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Blog:

The Whistle Blowing service helps the board and management to monitor possible blind spots

08 April 2016

Sami Vainio-Palkeinen , Consultant, Senior |

What your employees know about your company that you don't?

Internal whistleblowing channels will become mandatory for listed companies and insurance companies. This obligation is based on an upcoming update to the Finnish Securities Market Act and the amendment to the EU Directive, which will constitute the obligation to cover the whole of Europe. This obligation already exists for investment services firms as well as credit institutions. Additionally, the EU Directive on money laundering or terrorist financing, which includes obligation for an internal whistleblowing channel, is currently being discussed in Finland as well as in other European Union countries.

The new requirements set forth obligation for listed companies to organise a whistleblowing channel through which staff can report their suspicions of any market distortion to an independent party. Although the change may seem like yet another new addition to listed companies' plethora of obligations, the whistleblowing channel can bring both further depth and the needed tools for an internal audit, internal control and risk management.  Carefully structured whistleblowing functions formed as a part of code of conduct are an integral part of a company's risk management and responsible corporate culture.

The whistleblowing channel – or the Ethical Channel, as we call it, is according to the ACFE's recent survey the most effective way of detecting unacceptable behaviour and practices within an organisation. According to the ACFE survey, almost half of the fraud cases detected were brought to attention through tips from the whistleblowing channels. This survey also found, that the organisations that put their whistleblowing channel in the public domain received more than half of the tips from their own employees. The ACFE's survey also estimates that a typical organisation loses approximately 5 % of the annual revenue to fraud. What would your organisation do with an additional 5 % revenue?

According to BDO's international network of experts, the integral part of the success of this ethical channel function is that the local language selection is made available in all jurisdictions. This significantly increases the chances of receiving tips of unethical behaviour. The importance of the local language is highlighted within companies with elevated volumes of employees working specifically in manufacturing or service production.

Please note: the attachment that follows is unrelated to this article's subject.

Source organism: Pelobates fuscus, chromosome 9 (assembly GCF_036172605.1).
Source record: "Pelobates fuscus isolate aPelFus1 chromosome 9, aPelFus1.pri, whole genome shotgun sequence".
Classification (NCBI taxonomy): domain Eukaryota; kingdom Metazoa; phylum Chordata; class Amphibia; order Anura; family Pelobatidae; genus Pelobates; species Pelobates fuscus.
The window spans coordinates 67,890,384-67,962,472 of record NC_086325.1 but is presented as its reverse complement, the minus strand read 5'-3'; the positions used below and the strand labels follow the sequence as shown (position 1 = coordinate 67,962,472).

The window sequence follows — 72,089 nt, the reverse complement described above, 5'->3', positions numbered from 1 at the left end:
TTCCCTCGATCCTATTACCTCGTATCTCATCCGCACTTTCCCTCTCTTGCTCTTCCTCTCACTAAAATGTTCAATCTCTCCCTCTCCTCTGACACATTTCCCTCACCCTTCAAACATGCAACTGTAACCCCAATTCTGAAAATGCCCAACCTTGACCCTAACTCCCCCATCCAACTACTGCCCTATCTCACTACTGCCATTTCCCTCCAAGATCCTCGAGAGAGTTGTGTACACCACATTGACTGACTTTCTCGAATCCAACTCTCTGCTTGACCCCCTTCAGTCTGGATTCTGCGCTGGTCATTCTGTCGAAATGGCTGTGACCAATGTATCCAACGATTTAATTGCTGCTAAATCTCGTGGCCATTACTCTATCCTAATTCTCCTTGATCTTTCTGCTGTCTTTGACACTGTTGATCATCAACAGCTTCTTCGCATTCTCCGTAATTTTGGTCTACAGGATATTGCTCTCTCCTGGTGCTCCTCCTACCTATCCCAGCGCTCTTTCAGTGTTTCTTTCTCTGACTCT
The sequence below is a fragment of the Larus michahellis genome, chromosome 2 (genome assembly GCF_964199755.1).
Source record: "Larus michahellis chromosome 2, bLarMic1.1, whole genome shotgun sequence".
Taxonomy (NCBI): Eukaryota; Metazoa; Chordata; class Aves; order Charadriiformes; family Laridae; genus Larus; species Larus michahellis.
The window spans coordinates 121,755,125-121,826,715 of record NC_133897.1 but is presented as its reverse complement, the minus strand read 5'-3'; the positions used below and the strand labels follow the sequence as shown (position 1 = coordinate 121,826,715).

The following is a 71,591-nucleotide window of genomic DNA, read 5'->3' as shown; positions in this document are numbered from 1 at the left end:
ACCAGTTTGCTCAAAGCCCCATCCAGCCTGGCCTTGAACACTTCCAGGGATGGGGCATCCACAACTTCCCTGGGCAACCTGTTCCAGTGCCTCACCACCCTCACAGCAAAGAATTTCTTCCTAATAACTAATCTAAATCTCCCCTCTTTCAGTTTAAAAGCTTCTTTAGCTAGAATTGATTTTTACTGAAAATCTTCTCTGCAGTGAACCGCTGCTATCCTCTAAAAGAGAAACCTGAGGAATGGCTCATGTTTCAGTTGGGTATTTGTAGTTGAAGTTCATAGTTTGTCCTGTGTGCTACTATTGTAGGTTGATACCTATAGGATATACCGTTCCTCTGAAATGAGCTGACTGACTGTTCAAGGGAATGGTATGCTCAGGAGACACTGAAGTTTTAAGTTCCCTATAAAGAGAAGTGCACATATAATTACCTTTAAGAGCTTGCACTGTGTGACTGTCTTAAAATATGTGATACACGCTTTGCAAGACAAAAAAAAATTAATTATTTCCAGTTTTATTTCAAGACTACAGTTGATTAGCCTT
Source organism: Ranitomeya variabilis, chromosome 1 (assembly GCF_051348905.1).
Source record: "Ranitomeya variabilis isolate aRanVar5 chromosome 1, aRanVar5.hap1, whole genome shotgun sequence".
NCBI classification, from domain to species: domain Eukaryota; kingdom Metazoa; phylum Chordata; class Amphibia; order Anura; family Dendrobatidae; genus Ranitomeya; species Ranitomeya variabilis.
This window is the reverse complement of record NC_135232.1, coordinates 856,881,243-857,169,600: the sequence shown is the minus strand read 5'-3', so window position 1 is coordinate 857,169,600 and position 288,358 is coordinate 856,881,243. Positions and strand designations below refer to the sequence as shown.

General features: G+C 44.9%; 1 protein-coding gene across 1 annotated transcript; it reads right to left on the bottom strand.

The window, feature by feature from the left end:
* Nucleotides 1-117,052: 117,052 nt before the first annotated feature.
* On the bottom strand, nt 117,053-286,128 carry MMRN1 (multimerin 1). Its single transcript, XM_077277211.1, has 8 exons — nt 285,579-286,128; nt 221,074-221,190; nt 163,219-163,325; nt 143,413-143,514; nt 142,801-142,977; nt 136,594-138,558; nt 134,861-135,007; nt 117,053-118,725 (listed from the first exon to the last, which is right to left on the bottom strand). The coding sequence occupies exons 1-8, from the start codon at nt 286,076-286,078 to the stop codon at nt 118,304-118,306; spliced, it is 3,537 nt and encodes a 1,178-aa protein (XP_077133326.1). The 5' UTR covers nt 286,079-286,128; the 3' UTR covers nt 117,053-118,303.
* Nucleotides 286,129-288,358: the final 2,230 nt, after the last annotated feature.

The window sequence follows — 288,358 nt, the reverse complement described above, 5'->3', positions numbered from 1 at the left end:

A study on Corporate Governance and Compliance Hotlines which was conducted by Navex and supported by BDO expertise revealed that about 80 % of the reports came directly to the channels without prior notice to management. Therefore it is a noteworthy observation that there is a high demand for skip-level reporting. The impact of the ethical channel function can have a significant effect on corporate culture and other aspects, such as the internal atmosphere and procedures.

Whistleblowing channels are perceived in various ways due to a country’s political history. This emphasises the importance of clear communication and independence of the position of the personnel in the process of handling the reports that come through the channel. The stereotypical Scandinavian company is often perceived as accountable and flat organisation with a low-key expert type of professionalism. This however, is a red flag for being too naïve, and it has been said that every now and then, controls may be lacking, and questioned how strong is the blind trust on the local executive management. The ACFE survey shows that management fraud committed by management and executives collectively adds up to approximately half of the total volume of fraud cases. Therefore the Ethical channel monitors where the boards and management teams’ eyes do not necessarily see.

The best practice in whistleblowing is considered to be conducted outside the chain-of-command. Good candidates for this work within an organisation are the legal and internal audit functions. In many cases the actual work is given to external parties to ensure both independence and an objective view. According to BDO's experience, in countries where anonymous reporting is made possible, about 70 % of the reports are sent anonymously. This brings to our attention that there is a fear of retaliation and forms of backlash. The flip side of this anonymity is that the anonymous reports are often more difficult to properly investigate. In Finland and Western society anonymous reporting is permitted by law, but it is recommended that the anonymous reporting should not be the primary option used to expose wrongdoing.

We who work within the internal audit and forensic services are convinced about the necessity of the changes in regulation. However, the way the new requirements become applied to practice is in the hands of the board members and audit committees. While some companies will want only to formally fulfill the requirements of the legislation, some others will observe its benefits as broader part of the GRC (Governance Risk Compliance) entity. Which one of these two approaches is more beneficial for your business?

 

The article is based on a blog entry first published in Talouselämä online magazine

This blog is also available in Finnish